Charli XCX: “Good Ones”
Charli XCX has done addictive earworms and hyperpop, but her newest single finds her at a crossroads between the two as she embraces her inner “ultra pop star.” On this ode to her inability to maintain healthy relationships and penchant for toxicity, Charli channels disco and ‘80s pop as she breathily laments, “I want the bad ones / ‘Cause they’re all I know,” before breaking into a sweat-drenched dance floor-ready chorus of “I always let the good ones go.” Its big-budget, Hannah Lux Davis-helmed visual finds her positively stunting at an ex’s funeral, where she perches on top of a coffin in front of a wind machine and enacts full choreo in a two-piece by his grave. Goals. —Carson Mlnarik
Del Water Gap: “I Hope You Understand”
The guts of Del Water Gap’s excellent self-titled debut album hang in wanting, longing, reaching for love that always evades capture. But on “I Hope You Understand,” the need turns so deeply desperate; the unshakeable truth that this is not ending well has reached his core. “I had a dream you killed me,” he confesses, “bread knife to my throat.” And yet even as he bleeds out, over swooning, soaring electric guitar and synth, he wants his lover to know that they meant something wonderful to him. “Maybe I deserve it,” he decides, “it” meaning the loss, or maybe meaning the fleeting love unacknowledged. Sometimes they go hand-in-hand. —Terron Moore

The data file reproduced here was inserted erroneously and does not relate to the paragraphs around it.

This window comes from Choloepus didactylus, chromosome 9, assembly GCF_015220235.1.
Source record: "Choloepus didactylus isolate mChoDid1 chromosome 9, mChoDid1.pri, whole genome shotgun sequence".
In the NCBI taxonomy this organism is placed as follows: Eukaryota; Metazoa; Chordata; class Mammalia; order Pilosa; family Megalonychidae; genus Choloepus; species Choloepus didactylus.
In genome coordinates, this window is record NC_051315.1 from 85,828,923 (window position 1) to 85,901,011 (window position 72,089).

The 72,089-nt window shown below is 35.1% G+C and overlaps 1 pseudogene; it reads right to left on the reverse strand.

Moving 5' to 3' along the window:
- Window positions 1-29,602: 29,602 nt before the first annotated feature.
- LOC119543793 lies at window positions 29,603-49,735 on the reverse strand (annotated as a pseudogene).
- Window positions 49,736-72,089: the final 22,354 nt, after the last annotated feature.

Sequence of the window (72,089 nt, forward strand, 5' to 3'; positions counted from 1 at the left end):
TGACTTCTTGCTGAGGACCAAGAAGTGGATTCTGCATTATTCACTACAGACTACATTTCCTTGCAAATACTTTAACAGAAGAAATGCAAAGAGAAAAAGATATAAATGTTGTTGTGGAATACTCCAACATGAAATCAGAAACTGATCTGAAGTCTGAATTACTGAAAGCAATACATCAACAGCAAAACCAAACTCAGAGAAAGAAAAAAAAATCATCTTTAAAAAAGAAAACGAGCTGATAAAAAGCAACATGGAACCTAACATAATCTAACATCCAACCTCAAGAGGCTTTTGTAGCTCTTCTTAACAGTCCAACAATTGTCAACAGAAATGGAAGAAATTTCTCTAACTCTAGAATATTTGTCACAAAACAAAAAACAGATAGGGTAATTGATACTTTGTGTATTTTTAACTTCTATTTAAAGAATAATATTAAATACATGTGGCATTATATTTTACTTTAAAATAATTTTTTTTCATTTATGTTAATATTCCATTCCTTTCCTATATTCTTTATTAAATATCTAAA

No context, all vibes — that's the M.O. of TikTok sensation PinkPantheress, who has begun to transcend that frankly quite limiting label. It's not just that her brief songs are readymade for sharing and as easy consumable as shots. It's that whatever sample she's working with — in the case of "Reason," a frantic breakbeat snippet — somehow sounds great under her nostalgic, warm, almost narcotic voice. —Patrick Hoskem
Death Cab for Cutie: "Coney Island" (band demo)
The Photo Album is not what put Death Cab for Cutie on the proverbial indie map, but it did put their poster on Seth Cohen's wall. Yes, 2003's Transatlanticism was their breakout LP, but its quieter 2001 predecessor remains steadfastly beloved for its melodic highs (and boasting potentially the band's best song). On record, penultimate track "Coney Island" is rainy and understated; on the recently unearthed "band demo" version — set to appear on a forthcoming 20th anniversary deluxe reissue — the song imagines a parallel universe where Death Cab pivoted to alt-country at the turn of the new millennium. Instead of Chris Walla's stuttering drum sample, this version rests on twangy guitar the likes of which I personally would've expected from Ben Gibbard's Neil Young sideburns era a few years later. Regardless, it sounds welcome and warm, if a touch out of character. That's what makes it so novel. —Patrick Hosken